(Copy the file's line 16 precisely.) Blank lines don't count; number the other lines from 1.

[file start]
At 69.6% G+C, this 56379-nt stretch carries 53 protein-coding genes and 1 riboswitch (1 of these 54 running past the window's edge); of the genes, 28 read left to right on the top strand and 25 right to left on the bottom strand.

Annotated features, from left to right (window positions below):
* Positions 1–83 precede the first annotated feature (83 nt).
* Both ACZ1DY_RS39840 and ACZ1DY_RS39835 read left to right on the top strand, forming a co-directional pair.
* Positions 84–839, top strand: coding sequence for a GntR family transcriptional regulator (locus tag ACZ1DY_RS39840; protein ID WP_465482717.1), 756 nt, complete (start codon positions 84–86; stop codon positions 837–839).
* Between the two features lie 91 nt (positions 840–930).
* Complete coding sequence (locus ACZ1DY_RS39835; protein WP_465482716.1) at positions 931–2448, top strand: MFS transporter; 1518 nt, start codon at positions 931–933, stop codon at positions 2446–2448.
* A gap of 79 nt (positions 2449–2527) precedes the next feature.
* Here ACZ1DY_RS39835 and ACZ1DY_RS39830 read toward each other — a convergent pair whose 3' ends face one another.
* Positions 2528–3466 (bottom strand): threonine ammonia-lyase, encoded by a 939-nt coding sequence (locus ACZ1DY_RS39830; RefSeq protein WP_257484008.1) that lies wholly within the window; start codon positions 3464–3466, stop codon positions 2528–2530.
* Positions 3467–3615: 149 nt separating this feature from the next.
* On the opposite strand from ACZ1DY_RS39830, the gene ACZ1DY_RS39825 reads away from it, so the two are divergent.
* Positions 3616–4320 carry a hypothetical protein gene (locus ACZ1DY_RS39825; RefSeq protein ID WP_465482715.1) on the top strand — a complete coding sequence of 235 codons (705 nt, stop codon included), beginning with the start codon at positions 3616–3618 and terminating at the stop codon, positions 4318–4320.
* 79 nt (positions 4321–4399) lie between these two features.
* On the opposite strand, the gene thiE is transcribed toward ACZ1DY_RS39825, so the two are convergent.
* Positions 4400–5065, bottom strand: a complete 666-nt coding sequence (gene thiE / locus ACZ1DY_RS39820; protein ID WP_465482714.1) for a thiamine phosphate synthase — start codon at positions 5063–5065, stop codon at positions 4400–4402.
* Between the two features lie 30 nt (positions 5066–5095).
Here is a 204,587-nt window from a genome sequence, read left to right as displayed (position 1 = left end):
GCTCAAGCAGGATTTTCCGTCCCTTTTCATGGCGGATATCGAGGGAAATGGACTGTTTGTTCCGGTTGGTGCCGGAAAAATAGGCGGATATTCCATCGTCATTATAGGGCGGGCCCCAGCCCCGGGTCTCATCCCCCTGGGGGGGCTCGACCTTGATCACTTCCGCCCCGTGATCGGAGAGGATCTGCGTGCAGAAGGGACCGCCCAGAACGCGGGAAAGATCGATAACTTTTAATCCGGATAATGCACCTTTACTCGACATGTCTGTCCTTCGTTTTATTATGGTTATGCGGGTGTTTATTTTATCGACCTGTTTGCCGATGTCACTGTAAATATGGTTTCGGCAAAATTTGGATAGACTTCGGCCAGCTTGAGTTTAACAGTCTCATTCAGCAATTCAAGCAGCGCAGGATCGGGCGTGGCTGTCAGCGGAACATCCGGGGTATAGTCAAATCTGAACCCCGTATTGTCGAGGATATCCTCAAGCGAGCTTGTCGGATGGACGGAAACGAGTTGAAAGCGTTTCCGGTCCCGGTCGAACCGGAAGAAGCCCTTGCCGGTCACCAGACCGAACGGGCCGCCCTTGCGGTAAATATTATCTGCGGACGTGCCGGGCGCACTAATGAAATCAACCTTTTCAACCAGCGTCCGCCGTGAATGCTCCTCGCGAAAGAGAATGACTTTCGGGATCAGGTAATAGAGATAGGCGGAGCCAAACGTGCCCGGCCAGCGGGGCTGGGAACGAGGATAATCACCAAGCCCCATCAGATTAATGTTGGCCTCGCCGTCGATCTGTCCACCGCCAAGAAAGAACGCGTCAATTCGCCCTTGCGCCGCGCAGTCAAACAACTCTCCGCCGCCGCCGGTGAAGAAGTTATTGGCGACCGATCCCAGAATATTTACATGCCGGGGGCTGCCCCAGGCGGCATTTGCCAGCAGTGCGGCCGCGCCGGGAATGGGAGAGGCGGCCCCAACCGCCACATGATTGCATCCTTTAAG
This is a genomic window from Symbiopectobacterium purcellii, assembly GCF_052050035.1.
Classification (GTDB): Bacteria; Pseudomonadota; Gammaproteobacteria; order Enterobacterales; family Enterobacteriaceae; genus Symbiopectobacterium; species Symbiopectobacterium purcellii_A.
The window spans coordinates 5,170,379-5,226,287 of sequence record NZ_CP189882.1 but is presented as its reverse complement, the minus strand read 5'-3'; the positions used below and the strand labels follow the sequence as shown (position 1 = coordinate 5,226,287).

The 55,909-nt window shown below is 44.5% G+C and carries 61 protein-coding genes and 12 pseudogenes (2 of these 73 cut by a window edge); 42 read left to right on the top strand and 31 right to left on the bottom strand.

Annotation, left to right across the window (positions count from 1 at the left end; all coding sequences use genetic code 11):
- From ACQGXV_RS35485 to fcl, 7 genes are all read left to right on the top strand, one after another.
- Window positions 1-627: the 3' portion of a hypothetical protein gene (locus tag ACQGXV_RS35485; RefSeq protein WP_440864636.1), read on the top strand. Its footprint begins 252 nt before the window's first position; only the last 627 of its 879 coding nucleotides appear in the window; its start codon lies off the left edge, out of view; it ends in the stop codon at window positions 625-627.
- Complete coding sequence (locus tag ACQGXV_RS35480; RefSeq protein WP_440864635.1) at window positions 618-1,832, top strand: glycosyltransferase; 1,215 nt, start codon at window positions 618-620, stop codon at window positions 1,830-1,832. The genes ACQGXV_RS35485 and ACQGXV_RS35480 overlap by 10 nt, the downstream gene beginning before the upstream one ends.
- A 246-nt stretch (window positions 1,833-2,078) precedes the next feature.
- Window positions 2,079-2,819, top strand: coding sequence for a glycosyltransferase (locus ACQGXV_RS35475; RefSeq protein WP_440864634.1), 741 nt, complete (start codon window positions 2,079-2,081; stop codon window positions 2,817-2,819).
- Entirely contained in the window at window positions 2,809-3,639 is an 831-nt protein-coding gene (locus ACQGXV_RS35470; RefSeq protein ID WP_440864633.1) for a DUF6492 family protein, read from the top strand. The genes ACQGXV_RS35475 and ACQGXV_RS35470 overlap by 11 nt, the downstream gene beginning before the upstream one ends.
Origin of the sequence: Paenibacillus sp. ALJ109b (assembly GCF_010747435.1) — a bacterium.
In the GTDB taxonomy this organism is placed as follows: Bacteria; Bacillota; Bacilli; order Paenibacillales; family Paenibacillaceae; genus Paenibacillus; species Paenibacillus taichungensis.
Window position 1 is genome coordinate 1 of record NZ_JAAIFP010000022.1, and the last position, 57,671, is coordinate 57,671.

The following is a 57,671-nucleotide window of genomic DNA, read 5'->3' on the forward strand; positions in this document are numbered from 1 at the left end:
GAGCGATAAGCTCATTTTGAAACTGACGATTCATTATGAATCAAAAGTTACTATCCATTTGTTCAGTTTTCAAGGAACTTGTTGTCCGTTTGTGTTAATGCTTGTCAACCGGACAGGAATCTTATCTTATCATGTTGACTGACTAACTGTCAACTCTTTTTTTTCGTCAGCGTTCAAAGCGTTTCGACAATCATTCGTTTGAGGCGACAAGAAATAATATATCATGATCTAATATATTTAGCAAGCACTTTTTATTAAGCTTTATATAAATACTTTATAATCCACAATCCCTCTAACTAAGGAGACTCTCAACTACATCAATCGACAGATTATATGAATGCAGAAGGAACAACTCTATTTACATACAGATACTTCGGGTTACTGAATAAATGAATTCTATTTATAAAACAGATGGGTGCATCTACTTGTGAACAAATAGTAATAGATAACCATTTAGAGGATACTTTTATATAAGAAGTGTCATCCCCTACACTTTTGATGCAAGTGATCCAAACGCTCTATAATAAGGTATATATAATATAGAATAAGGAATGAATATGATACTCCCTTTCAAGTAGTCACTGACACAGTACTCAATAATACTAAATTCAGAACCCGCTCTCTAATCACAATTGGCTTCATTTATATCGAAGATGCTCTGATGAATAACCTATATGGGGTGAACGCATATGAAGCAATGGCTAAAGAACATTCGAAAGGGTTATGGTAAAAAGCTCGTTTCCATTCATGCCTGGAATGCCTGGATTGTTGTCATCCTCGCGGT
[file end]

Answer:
* Positions 4400–5065, bottom strand: a complete 666-nt coding sequence (gene thiE / locus ACZ1DY_RS39820; protein ID WP_465482714.1) for a thiamine phosphate synthase — start codon at positions 5063–5065, stop codon at positions 4400–4402.